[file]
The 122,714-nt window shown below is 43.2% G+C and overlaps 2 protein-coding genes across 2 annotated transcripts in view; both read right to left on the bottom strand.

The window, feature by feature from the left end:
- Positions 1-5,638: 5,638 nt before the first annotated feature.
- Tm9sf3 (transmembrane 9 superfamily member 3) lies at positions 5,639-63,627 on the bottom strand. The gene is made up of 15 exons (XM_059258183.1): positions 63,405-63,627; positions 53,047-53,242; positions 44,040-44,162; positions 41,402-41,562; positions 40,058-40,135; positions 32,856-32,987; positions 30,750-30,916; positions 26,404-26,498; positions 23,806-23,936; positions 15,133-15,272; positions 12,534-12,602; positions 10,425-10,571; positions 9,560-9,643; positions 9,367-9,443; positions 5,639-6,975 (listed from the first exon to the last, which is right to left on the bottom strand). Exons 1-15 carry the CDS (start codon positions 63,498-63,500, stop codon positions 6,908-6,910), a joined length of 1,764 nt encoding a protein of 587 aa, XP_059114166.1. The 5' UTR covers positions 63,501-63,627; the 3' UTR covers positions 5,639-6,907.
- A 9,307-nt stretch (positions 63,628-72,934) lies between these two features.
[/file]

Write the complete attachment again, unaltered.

The 122,714-nt window shown below is 43.2% G+C and overlaps 2 protein-coding genes across 2 annotated transcripts in view; both read right to left on the bottom strand.

The window, feature by feature from the left end:
- Positions 1-5,638: 5,638 nt before the first annotated feature.
- Tm9sf3 (transmembrane 9 superfamily member 3) lies at positions 5,639-63,627 on the bottom strand. The gene is made up of 15 exons (XM_059258183.1): positions 63,405-63,627; positions 53,047-53,242; positions 44,040-44,162; positions 41,402-41,562; positions 40,058-40,135; positions 32,856-32,987; positions 30,750-30,916; positions 26,404-26,498; positions 23,806-23,936; positions 15,133-15,272; positions 12,534-12,602; positions 10,425-10,571; positions 9,560-9,643; positions 9,367-9,443; positions 5,639-6,975 (listed from the first exon to the last, which is right to left on the bottom strand). Exons 1-15 carry the CDS (start codon positions 63,498-63,500, stop codon positions 6,908-6,910), a joined length of 1,764 nt encoding a protein of 587 aa, XP_059114166.1. The 5' UTR covers positions 63,501-63,627; the 3' UTR covers positions 5,639-6,907.
- A 9,307-nt stretch (positions 63,628-72,934) lies between these two features.